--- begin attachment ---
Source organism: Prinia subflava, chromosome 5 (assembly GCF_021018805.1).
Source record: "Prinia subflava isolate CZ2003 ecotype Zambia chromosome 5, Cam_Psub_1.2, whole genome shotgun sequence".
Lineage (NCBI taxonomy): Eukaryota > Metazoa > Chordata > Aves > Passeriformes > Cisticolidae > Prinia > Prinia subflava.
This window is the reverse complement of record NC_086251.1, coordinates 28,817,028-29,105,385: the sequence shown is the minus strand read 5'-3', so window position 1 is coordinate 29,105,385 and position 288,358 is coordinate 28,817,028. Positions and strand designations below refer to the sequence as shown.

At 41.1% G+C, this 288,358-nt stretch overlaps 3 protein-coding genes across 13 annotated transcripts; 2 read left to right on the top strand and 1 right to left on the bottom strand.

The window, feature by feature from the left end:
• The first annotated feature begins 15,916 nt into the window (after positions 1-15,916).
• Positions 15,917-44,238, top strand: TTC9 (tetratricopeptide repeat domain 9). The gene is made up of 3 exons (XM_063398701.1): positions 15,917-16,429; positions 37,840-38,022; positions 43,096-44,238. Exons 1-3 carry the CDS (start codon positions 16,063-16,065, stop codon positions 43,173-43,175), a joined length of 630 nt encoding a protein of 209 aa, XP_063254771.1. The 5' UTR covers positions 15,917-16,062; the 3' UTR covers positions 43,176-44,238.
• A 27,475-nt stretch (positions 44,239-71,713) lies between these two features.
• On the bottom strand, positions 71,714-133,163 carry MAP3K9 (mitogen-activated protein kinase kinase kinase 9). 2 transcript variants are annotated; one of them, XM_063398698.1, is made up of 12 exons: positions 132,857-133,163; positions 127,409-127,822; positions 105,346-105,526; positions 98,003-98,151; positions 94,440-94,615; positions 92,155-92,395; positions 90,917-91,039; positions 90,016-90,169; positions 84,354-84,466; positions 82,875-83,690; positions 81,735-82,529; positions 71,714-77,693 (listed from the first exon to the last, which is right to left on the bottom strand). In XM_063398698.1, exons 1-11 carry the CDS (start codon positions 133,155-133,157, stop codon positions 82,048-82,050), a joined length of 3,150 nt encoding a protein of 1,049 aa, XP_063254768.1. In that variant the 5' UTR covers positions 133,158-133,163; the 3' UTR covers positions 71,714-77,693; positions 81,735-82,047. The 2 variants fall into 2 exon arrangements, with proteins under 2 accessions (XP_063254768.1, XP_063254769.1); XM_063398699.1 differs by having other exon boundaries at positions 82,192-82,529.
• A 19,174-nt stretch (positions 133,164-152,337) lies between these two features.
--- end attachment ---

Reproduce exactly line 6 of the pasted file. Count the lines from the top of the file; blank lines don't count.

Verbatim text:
The window, feature by feature from the left end: